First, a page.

1988 – Beyond the Surface

Photographs by Irma Eibich

The history of color photography can be considered as a long process of trial and error, punctuated at intervals by the invention of new materials which have made possible new ways of seeing and recording. In recent years one of the most significant advances in color has occurred in the realm of the instant image; Polaroid SX-70 film in particular, with its unique characteristics, has offered a genuinely new creative outlet for many contemporary photographers. This volume of photographs by Irma Eibich shows to good advantage what can be accomplished with this remarkable photographic system.

The flower still lifes that follow are brilliantly alive with color, creating a vibrant impression from the first viewing. The sense of balance and proportion conveyed by the square format contrasts pleasingly with the variety of formal approaches and color relationships displayed within the frame, and the sheer visual energy of the photographs is carefully modulated by the skillful use of a classic compositional reference. The images are thus formally resolved, in the traditional sense of still life, and yet highly abstracted, almost visionary, in their free use of contrasting visual elements.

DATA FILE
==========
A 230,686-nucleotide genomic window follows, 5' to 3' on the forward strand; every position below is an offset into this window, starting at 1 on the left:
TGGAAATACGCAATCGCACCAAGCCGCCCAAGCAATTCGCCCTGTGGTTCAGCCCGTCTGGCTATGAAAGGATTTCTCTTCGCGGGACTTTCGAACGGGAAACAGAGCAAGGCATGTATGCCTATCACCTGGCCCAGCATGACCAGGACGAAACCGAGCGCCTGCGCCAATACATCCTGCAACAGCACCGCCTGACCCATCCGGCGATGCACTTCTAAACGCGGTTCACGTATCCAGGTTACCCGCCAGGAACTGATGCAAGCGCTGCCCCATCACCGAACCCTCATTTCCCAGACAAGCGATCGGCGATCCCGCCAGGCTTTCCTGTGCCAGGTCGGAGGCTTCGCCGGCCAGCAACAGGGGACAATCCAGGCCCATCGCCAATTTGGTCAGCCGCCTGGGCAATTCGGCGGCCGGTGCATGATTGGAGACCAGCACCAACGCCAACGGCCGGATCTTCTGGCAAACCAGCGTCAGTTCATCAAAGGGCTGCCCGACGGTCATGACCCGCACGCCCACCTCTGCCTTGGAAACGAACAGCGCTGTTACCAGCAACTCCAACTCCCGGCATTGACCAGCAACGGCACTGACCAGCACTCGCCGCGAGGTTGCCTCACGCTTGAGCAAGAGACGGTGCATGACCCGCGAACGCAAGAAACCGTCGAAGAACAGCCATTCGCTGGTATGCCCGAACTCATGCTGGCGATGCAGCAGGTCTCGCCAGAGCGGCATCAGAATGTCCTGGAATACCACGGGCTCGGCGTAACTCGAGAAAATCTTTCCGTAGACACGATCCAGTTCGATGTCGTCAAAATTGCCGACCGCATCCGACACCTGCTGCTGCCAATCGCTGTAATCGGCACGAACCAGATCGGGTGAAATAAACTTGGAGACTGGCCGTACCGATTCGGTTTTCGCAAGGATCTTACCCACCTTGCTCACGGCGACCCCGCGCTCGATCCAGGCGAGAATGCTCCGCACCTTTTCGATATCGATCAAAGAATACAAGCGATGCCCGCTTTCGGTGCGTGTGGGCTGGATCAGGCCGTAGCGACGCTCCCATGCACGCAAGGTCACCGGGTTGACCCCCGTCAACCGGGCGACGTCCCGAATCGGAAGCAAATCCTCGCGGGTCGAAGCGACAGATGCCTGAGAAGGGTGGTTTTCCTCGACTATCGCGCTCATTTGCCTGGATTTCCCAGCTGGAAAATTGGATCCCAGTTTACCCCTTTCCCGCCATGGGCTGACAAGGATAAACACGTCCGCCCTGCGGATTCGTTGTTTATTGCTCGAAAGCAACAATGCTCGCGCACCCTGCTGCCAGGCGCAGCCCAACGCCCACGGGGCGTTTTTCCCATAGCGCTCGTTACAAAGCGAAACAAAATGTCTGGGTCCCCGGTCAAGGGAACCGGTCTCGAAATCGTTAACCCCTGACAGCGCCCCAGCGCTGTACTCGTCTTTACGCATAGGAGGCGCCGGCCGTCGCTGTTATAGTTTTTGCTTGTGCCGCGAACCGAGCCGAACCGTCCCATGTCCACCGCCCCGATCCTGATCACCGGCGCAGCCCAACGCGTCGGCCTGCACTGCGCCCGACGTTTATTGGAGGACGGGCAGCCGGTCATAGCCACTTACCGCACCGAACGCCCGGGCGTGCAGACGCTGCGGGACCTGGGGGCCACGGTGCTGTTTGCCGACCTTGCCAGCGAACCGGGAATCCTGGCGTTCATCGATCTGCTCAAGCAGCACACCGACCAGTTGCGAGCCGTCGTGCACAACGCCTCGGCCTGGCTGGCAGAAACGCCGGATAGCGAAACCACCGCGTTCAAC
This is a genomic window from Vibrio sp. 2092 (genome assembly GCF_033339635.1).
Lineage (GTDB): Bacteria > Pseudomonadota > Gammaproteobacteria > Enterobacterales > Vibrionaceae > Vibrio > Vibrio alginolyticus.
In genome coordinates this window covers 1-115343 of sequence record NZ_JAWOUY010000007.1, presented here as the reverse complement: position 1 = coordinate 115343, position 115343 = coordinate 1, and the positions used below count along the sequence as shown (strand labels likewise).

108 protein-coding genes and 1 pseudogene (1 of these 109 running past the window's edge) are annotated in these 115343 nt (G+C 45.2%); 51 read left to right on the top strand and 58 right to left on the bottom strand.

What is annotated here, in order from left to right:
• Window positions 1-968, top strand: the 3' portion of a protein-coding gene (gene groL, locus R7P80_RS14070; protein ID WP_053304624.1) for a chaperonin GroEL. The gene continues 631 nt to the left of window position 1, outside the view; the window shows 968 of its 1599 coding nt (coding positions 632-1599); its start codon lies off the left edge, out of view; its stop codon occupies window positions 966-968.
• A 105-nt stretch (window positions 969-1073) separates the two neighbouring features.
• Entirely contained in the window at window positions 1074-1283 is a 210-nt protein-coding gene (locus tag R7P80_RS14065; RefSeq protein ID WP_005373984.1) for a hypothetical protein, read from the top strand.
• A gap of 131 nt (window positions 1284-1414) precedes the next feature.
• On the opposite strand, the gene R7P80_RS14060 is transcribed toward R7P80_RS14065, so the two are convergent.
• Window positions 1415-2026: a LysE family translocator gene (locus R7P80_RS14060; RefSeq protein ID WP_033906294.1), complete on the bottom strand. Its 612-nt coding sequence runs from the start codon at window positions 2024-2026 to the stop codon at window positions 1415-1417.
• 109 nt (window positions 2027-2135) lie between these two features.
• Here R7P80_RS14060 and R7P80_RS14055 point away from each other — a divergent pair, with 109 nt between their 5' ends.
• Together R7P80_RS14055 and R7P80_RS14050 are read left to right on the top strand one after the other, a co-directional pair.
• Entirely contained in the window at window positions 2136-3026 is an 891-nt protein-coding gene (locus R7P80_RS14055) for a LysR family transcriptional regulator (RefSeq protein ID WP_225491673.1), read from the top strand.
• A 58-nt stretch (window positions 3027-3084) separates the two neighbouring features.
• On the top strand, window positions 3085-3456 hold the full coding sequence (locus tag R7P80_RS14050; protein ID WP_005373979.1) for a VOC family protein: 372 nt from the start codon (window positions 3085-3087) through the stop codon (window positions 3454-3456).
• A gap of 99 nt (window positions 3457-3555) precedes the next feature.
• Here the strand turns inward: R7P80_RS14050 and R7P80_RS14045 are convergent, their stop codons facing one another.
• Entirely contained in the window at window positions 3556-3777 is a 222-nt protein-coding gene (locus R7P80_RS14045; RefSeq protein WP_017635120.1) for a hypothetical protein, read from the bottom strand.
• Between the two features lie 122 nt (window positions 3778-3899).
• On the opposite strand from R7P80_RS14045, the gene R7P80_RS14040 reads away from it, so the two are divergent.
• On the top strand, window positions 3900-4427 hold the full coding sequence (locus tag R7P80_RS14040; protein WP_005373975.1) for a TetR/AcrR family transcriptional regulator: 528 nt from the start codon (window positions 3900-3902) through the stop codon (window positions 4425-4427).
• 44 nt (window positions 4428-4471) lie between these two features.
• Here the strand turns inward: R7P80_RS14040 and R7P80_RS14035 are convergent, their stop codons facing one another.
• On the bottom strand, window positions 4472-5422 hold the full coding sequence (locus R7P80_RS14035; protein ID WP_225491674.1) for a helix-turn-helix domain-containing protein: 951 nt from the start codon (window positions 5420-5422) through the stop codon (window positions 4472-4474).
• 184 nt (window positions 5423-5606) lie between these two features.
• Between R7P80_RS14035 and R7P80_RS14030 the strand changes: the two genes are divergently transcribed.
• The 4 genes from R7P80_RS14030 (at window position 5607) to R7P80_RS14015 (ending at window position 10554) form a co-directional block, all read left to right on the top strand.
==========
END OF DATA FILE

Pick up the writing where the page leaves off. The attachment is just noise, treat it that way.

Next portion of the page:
The bold use of color as a carrier of expressive meaning adds to the abstract and imaginative aspects of this work. Color is used to record, to reveal, to express, and also to transform both the flowers and the space in which they exist. The transformation is made complete by the photographer’s re-working of the images, using heat and pressure to modify the photograph while the emulsion is still capable of being manipulated.

Because these are photographs, we accept and interpret them as real representations of what was before the camera; but because they are realized through a transformative process, they also present a new reality, apart from the element of time always associated with a literal rendition. The pictures offer themselves for extended contemplation, creating their own sense of time and space, using photographic means as a point of departure for the realization of an inner vision. What is explored through this vision is universal, connecting the natural world with the human imagination, the camera’s recording capacity with the artist’s expressive concerns, and the viewer’s perceptual responses with an evocative series of dream-like, yet absolutely real, images.